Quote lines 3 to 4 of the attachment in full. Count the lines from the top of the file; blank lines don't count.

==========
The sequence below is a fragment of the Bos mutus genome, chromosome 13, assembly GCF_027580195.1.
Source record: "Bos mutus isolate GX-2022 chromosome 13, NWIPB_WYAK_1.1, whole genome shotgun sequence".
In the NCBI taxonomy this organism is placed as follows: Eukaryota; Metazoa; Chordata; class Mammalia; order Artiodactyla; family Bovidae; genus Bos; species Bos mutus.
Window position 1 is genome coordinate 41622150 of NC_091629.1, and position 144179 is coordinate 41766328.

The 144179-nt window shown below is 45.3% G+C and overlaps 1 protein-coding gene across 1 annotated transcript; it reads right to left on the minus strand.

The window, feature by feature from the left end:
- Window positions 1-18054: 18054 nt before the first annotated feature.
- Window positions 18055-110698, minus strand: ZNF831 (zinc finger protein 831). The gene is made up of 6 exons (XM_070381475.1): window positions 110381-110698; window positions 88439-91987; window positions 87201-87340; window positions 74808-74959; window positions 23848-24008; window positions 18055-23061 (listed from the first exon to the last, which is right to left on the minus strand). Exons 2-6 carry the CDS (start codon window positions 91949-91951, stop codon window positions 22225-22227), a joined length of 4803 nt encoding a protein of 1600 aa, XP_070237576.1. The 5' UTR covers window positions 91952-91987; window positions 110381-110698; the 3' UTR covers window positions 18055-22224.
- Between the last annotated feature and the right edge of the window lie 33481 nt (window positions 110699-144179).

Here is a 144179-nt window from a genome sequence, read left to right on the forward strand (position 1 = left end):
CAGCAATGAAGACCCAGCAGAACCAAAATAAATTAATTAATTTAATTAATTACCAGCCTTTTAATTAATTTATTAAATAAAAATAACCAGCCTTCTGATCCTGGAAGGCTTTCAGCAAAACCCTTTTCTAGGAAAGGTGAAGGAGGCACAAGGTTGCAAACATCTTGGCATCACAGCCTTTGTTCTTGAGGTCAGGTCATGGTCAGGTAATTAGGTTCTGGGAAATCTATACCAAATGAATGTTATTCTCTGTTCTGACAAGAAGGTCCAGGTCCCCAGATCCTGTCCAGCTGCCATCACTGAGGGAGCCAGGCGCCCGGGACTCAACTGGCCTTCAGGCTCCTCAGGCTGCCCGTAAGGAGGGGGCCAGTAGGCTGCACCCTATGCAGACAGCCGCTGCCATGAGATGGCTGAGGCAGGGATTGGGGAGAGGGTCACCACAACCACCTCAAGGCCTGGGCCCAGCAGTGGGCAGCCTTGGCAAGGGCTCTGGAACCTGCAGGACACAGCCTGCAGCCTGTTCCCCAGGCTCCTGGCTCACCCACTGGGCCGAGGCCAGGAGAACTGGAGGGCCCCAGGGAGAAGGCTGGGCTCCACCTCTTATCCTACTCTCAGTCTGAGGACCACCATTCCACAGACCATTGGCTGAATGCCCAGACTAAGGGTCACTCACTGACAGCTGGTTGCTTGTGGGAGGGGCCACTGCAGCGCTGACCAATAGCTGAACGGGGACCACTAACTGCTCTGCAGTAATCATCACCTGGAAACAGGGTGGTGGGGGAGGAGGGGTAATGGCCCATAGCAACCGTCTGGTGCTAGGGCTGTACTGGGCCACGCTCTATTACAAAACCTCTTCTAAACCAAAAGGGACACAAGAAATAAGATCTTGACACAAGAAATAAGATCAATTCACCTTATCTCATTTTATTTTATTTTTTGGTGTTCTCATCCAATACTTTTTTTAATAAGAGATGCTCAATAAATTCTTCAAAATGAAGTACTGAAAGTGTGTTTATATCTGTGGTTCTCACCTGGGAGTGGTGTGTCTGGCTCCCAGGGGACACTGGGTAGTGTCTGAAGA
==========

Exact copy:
In the NCBI taxonomy this organism is placed as follows: Eukaryota; Metazoa; Chordata; class Mammalia; order Artiodactyla; family Bovidae; genus Bos; species Bos mutus.
Window position 1 is genome coordinate 41622150 of NC_091629.1, and position 144179 is coordinate 41766328.